Today’s post is going to be another instalment of my “Spotlight On:…” series. Today, I will be focusing on the life of Haruki Murakami. I read my first Haruki Murakami book this year (Norwegian Wood) and fell absolutely in love with his writing. I’ve since bought several of his other books but haven’t yet started them. Perhaps this will give me the kick to do so…
As always, the post will be divided up into 6 different parts:
1. A little bit about their life
2. Their works I have read
3. Their works I am yet to read
4. Great film/TV adaptations based on their works
6. An author biography recommendation
A Little Bit About Their Life
Haruki Murakami was born on 12 January 1949 in a post-World War II Kyoto, Japan. His parents were both teachers of Japanese literature and, as such, was surrounded by books and literature growing up. He read the likes of Kurt Vonnegut and Jack Kerouac and, growing up, was very interested in Western culture. Murakami was an only child. Not much is known about his childhood but he did write that his father was involved in the Second Sino-Japanese War and was deeply traumatised by it (this, in turn, would affect Murakami).
He studied drama at Waseda University in Tokyo. His first job after university was at a record store. Murakami ended up opening up a coffeehouse and jazz bar in Tokyo with his wife in 1974. In 1978, whilst watching a baseball match at Jingu stadium, he was inspired to write a novel. This ended up being his first novel Hear the Wind Sing which he submitted to a new writer’s contest and won. The novel was published the next year.
His second novel, Pinball, 1973, was published in 1980 and was equally as successful as the first. This book was nominated for the Akutagawa Prize. Despite having two successful novels under his belt, it was only after this that he decided to pursue writing as a full-time career and sold off his jazz club.
He travelled extensively around Japan and wrote a couple more novels but it wasn’t until 1987 with the release of Norwegian Wood that he would receive international acclaim. The book became massively popular all over the world. After the success of this book, Murakami moved to New Jersey in January 1991 and became an Associate Researcher at Princeton University. He was pomoted to the post of Associate Professor at the university in 1992. He begun teaching at William Howard Taft University in California in 1993.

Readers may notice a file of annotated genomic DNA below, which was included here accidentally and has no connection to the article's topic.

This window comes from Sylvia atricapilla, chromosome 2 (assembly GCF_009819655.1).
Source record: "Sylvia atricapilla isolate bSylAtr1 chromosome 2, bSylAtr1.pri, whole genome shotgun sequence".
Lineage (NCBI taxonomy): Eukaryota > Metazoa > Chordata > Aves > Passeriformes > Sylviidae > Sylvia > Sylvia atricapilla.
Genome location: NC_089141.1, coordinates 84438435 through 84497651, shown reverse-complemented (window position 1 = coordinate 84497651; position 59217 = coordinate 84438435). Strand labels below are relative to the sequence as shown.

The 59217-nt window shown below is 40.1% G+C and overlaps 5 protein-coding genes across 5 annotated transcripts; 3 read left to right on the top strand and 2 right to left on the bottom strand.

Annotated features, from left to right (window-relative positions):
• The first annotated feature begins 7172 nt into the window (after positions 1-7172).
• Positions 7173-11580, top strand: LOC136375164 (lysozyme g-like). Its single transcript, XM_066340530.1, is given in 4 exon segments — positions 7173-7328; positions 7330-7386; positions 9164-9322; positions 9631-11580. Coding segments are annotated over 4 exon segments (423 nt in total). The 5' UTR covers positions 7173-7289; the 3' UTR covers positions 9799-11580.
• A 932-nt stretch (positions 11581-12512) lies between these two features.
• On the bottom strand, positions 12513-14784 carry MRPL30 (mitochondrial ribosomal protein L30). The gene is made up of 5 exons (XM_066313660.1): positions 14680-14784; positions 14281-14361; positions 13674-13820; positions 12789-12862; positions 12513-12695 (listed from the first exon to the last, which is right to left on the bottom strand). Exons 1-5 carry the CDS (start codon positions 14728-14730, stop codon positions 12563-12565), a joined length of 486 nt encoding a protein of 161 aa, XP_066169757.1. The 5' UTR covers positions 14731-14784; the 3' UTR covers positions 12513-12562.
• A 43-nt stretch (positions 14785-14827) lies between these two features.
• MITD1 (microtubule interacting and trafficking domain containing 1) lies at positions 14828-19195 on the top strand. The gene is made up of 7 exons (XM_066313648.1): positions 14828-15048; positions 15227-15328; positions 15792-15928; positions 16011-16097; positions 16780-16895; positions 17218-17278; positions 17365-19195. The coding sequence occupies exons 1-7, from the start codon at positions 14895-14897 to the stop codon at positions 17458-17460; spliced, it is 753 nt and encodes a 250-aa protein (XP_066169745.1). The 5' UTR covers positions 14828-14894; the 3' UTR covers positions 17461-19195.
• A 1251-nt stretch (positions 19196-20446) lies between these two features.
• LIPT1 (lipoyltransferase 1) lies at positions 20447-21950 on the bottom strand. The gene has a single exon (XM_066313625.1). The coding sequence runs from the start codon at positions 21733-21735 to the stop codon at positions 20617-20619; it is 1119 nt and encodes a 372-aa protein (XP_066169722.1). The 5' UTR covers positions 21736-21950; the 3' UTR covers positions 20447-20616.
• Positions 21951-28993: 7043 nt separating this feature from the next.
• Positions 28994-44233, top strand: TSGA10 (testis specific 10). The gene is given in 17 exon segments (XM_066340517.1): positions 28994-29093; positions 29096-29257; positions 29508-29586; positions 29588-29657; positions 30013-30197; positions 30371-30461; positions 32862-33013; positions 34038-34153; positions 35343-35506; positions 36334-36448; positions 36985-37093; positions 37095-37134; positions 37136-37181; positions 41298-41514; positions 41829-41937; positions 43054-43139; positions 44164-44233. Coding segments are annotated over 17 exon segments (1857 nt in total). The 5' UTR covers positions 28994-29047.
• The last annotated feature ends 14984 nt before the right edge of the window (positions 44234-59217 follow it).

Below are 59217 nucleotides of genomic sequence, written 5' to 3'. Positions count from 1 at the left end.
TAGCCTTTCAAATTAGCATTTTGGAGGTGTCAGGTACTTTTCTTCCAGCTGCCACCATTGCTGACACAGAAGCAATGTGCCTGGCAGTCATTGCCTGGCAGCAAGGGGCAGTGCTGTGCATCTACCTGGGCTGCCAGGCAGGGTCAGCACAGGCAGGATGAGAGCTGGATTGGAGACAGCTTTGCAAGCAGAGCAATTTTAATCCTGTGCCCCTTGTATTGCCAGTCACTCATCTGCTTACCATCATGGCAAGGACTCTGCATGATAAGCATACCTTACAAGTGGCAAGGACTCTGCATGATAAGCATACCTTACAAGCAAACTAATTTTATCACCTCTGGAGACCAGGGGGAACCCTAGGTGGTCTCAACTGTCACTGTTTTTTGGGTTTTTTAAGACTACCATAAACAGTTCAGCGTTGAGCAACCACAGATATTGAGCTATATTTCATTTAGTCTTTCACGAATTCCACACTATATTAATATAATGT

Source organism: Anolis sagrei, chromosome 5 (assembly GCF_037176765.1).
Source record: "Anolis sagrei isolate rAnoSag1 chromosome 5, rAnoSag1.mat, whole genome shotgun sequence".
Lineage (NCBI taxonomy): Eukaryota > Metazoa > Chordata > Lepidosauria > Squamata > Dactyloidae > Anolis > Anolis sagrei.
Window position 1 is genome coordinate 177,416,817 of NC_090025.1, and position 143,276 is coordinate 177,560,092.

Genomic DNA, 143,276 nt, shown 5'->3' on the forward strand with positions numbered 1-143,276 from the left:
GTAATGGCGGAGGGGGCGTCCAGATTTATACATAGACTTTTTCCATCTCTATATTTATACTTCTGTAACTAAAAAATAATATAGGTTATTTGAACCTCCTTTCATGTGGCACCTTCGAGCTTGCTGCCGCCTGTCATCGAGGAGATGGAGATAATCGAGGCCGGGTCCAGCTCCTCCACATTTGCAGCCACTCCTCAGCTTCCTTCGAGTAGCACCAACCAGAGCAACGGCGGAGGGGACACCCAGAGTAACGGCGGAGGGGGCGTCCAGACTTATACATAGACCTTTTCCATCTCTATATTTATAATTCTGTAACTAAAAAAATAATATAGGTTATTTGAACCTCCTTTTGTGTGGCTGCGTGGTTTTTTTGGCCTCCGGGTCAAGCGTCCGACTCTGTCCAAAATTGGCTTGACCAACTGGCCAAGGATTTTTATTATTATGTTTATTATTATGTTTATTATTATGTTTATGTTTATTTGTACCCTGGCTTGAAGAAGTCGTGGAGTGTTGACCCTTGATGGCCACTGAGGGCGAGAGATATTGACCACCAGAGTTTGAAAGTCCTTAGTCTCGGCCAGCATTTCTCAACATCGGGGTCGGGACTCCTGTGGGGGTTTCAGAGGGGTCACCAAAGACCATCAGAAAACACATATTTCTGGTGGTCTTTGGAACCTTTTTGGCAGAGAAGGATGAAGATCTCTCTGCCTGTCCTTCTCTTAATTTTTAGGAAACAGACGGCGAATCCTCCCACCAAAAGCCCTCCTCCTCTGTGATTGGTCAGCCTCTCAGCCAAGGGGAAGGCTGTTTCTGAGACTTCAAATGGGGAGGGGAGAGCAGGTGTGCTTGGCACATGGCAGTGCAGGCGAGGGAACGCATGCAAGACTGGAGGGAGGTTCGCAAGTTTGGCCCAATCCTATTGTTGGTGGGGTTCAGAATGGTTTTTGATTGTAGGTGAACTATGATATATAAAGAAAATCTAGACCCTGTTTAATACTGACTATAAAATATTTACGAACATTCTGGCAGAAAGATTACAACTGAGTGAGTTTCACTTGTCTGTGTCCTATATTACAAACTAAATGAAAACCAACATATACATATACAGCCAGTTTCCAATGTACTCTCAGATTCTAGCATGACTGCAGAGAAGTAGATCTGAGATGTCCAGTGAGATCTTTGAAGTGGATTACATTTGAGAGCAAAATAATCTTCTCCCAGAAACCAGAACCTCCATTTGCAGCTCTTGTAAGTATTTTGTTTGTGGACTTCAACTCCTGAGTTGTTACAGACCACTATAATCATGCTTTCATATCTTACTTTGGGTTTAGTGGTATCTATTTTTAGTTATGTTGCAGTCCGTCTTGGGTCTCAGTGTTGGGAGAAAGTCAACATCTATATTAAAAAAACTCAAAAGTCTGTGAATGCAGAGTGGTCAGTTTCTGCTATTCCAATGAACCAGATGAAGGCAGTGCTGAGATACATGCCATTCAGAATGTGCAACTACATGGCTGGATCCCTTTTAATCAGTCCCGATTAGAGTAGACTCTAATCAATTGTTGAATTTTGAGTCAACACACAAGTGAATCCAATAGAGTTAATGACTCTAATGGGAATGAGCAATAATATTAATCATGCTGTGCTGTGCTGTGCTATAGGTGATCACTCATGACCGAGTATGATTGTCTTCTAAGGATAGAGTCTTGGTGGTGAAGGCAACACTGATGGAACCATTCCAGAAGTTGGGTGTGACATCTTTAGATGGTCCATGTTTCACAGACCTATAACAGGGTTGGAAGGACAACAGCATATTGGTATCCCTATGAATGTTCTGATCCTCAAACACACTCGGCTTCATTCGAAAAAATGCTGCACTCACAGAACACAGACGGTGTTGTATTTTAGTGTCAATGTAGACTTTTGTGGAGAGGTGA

In 2002, his novel Kafka on the Shore was released. The English translation of the work was published in 2005 and it became an instant hit which received positive reviews and critical acclaim. In 2006 he was presented the international literary award, Franz Kafka Prize. His novel 1Q84 was published in three volumes in Japan during 2009-10 and became a sensation upon its release. The English language edition was out in 2011.
To this day, he remains married to Yoko whom he met whilst studying at Waseda University in the 70s.
Their Works I Have Read/Am Yet to Read
As I mentioned, I read Norwegian Wood this year and instantly fell in love with the story in particular, but also Murakami’s writing. This book made it straight to my top five books of all time (a list I am constantly changing).
I have also read Desire which is a short story collection that I really enjoyed too. I also have Kafka on the Shore in my collection and ready to read.
Great Film/TV Adaptations of Their Work
I haven’t seen any but after doing some research saw that there was a 2010 adaptation of Norwegian Wood. I don’t know how good this would be or how much I would enjoy it because, for me, a lot of the beauty of this book comes from the language and the poetry of that and I’m unsure how that would translate to film. If you’ve seen it, let me know!
“If you only read the books that everyone else is reading, you can only think what everyone else is thinking.”
“Memories warm you up from the inside. But they also tear you apart.”
“And once the storm is over, you won’t remember how you made it through, how you managed to survive. You won’t even be sure, whether the storm is really over. But one thing is certain. When you come out of the storm, you won’t be the same person who walked in. That’s what this storm’s all about.”
“If you remember me, then I don’t care if everyone else forgets.”
“Why do people have to be this lonely? What’s the point of it all? Millions of people in this world, all of them yearning, looking to others to satisfy them, yet isolating themselves. Why? Was the earth put here just to nourish human loneliness?”
“I dream. Sometimes I think that’s the only right thing to do.”
“Anyone who falls in love is searching for the missing pieces of themselves. So anyone who’s in love gets sad when they think of their lover. It’s like stepping back inside a room you have fond memories of, one you haven’t seen in a long time.”
“But who can say what’s best? That’s why you need to grab whatever chance you have of happiness where you find it, and not worry about other people too much. My experience tells me that we get no more than two or three such chances in a life time, and if we let them go, we regret it for the rest of our lives.”
“Silence, I discover, is something you can actually hear.”
There’s so many beautiful quotes by Murakami that I really struggled to select just a few.
An Author Biography Recommendation
There seems to be two really popular biographies about Murakami. One is Who We’re Reading When We’re Reading Murakami by David Karashima. Two is Haruki Murakami and the Music of Words by Jay Rubin.
Thank you for reading!
Love, Zoë x